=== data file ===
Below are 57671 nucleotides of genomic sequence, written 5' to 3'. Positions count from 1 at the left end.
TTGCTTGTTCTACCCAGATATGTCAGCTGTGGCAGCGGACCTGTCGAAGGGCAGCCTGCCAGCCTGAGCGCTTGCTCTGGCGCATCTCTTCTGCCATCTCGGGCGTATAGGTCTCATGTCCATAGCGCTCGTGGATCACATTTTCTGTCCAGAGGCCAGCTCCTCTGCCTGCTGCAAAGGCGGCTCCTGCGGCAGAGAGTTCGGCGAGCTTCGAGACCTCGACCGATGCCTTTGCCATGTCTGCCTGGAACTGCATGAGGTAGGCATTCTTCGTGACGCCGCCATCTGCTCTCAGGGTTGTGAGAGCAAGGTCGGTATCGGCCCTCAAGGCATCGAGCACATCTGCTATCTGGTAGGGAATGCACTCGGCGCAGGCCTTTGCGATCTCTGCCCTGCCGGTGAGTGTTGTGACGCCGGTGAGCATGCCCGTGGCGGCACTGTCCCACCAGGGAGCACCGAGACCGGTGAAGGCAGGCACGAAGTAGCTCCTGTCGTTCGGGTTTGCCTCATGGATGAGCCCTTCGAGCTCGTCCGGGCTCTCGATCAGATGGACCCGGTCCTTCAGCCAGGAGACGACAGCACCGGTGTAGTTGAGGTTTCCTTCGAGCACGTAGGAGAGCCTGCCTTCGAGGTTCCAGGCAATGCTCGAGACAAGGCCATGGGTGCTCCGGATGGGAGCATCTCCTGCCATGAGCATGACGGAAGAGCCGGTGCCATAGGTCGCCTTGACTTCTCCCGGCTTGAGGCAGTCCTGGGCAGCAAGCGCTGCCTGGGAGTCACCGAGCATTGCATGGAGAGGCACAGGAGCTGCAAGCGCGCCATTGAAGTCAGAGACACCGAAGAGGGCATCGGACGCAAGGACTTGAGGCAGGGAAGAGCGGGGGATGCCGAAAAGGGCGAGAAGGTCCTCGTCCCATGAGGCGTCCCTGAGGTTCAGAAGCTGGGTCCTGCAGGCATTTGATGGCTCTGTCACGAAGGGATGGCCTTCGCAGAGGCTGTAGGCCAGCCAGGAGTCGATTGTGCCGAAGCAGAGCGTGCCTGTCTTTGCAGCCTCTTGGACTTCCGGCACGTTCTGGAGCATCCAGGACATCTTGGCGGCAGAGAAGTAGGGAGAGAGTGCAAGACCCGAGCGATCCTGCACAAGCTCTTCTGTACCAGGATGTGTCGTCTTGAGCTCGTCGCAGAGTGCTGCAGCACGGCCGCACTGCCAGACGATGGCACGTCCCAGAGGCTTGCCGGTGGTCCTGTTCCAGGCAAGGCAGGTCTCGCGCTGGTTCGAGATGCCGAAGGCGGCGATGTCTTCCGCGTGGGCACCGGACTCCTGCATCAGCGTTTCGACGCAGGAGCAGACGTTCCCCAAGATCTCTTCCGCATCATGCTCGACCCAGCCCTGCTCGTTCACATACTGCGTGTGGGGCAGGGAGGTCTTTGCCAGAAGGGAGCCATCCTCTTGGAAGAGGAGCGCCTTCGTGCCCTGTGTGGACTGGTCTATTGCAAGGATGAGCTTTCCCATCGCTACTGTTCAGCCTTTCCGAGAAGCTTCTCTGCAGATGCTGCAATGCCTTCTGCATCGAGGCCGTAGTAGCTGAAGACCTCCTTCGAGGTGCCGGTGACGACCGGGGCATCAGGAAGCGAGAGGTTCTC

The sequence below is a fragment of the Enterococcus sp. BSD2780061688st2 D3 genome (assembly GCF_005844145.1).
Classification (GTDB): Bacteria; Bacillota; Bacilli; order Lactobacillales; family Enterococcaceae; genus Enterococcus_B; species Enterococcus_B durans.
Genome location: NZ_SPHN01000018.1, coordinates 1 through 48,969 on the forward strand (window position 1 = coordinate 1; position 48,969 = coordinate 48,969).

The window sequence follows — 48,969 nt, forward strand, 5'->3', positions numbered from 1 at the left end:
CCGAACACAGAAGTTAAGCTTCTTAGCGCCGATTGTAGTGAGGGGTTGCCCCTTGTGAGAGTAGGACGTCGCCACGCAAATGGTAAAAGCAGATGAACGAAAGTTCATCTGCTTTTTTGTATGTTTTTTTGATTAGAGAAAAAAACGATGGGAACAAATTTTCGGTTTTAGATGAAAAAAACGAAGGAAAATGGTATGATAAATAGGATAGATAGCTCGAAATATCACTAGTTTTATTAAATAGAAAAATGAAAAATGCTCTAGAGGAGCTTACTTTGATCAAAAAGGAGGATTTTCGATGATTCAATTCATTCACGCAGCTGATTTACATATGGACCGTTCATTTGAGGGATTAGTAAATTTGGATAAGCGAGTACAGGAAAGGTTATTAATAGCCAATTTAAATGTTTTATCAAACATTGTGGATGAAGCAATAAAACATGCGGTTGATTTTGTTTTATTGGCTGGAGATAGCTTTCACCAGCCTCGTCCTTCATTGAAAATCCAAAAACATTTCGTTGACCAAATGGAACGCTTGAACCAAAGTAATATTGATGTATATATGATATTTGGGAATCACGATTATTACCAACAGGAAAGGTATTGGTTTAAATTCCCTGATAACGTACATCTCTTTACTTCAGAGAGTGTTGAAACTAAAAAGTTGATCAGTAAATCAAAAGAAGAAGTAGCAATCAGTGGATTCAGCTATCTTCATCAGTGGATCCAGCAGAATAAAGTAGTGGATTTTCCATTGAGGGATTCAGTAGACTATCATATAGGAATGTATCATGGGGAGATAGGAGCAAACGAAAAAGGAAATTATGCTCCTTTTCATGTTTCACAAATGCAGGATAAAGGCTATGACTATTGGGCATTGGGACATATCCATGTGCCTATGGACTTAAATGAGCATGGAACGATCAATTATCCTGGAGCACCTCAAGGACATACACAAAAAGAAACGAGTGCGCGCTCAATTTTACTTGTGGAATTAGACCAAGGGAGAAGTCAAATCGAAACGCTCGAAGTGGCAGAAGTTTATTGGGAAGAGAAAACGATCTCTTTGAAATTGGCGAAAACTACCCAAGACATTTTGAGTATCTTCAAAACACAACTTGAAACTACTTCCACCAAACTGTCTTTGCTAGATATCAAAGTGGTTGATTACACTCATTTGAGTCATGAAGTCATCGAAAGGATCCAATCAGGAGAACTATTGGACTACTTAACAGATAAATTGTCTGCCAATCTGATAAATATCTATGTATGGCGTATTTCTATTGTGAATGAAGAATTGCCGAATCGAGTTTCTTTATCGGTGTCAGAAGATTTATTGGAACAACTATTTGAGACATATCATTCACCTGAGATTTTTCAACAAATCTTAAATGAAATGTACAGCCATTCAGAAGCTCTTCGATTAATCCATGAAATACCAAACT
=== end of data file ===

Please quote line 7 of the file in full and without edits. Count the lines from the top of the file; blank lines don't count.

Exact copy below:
CCGAACACAGAAGTTAAGCTTCTTAGCGCCGATTGTAGTGAGGGGTTGCCCCTTGTGAGAGTAGGACGTCGCCACGCAAATGGTAAAAGCAGATGAACGAAAGTTCATCTGCTTTTTTGTATGTTTTTTTGATTAGAGAAAAAAACGATGGGAACAAATTTTCGGTTTTAGATGAAAAAAACGAAGGAAAATGGTATGATAAATAGGATAGATAGCTCGAAATATCACTAGTTTTATTAAATAGAAAAATGAAAAATGCTCTAGAGGAGCTTACTTTGATCAAAAAGGAGGATTTTCGATGATTCAATTCATTCACGCAGCTGATTTACATATGGACCGTTCATTTGAGGGATTAGTAAATTTGGATAAGCGAGTACAGGAAAGGTTATTAATAGCCAATTTAAATGTTTTATCAAACATTGTGGATGAAGCAATAAAACATGCGGTTGATTTTGTTTTATTGGCTGGAGATAGCTTTCACCAGCCTCGTCCTTCATTGAAAATCCAAAAACATTTCGTTGACCAAATGGAACGCTTGAACCAAAGTAATATTGATGTATATATGATATTTGGGAATCACGATTATTACCAACAGGAAAGGTATTGGTTTAAATTCCCTGATAACGTACATCTCTTTACTTCAGAGAGTGTTGAAACTAAAAAGTTGATCAGTAAATCAAAAGAAGAAGTAGCAATCAGTGGATTCAGCTATCTTCATCAGTGGATCCAGCAGAATAAAGTAGTGGATTTTCCATTGAGGGATTCAGTAGACTATCATATAGGAATGTATCATGGGGAGATAGGAGCAAACGAAAAAGGAAATTATGCTCCTTTTCATGTTTCACAAATGCAGGATAAAGGCTATGACTATTGGGCATTGGGACATATCCATGTGCCTATGGACTTAAATGAGCATGGAACGATCAATTATCCTGGAGCACCTCAAGGACATACACAAAAAGAAACGAGTGCGCGCTCAATTTTACTTGTGGAATTAGACCAAGGGAGAAGTCAAATCGAAACGCTCGAAGTGGCAGAAGTTTATTGGGAAGAGAAAACGATCTCTTTGAAATTGGCGAAAACTACCCAAGACATTTTGAGTATCTTCAAAACACAACTTGAAACTACTTCCACCAAACTGTCTTTGCTAGATATCAAAGTGGTTGATTACACTCATTTGAGTCATGAAGTCATCGAAAGGATCCAATCAGGAGAACTATTGGACTACTTAACAGATAAATTGTCTGCCAATCTGATAAATATCTATGTATGGCGTATTTCTATTGTGAATGAAGAATTGCCGAATCGAGTTTCTTTATCGGTGTCAGAAGATTTATTGGAACAACTATTTGAGACATATCATTCACCTGAGATTTTTCAACAAATCTTAAATGAAATGTACAGCCATTCAGAAGCTCTTCGATTAATCCATGAAATACCAAACT